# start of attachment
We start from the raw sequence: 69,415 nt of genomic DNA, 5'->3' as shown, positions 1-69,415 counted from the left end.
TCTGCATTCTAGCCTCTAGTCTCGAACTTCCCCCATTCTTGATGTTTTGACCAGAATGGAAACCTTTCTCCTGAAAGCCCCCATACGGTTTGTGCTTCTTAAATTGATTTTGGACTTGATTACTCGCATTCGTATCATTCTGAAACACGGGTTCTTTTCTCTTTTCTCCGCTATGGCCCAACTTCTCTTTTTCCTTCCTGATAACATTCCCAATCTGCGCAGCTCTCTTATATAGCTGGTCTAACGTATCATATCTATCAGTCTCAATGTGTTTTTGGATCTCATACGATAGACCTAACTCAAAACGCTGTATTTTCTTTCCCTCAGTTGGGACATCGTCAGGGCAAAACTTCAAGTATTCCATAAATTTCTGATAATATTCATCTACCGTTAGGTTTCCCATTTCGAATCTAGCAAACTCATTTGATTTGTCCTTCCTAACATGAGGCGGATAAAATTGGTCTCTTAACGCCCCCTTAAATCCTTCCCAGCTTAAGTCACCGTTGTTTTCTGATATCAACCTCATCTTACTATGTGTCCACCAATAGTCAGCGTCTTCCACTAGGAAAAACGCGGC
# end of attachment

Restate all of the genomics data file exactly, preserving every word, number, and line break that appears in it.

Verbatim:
We start from the raw sequence: 69,415 nt of genomic DNA, 5'->3' as shown, positions 1-69,415 counted from the left end.
TCTGCATTCTAGCCTCTAGTCTCGAACTTCCCCCATTCTTGATGTTTTGACCAGAATGGAAACCTTTCTCCTGAAAGCCCCCATACGGTTTGTGCTTCTTAAATTGATTTTGGACTTGATTACTCGCATTCGTATCATTCTGAAACACGGGTTCTTTTCTCTTTTCTCCGCTATGGCCCAACTTCTCTTTTTCCTTCCTGATAACATTCCCAATCTGCGCAGCTCTCTTATATAGCTGGTCTAACGTATCATATCTATCAGTCTCAATGTGTTTTTGGATCTCATACGATAGACCTAACTCAAAACGCTGTATTTTCTTTCCCTCAGTTGGGACATCGTCAGGGCAAAACTTCAAGTATTCCATAAATTTCTGATAATATTCATCTACCGTTAGGTTTCCCATTTCGAATCTAGCAAACTCATTTGATTTGTCCTTCCTAACATGAGGCGGATAAAATTGGTCTCTTAACGCCCCCTTAAATCCTTCCCAGCTTAAGTCACCGTTGTTTTCTGATATCAACCTCATCTTACTATGTGTCCACCAATAGTCAGCGTCTTCCACTAGGAAAAACGCGGC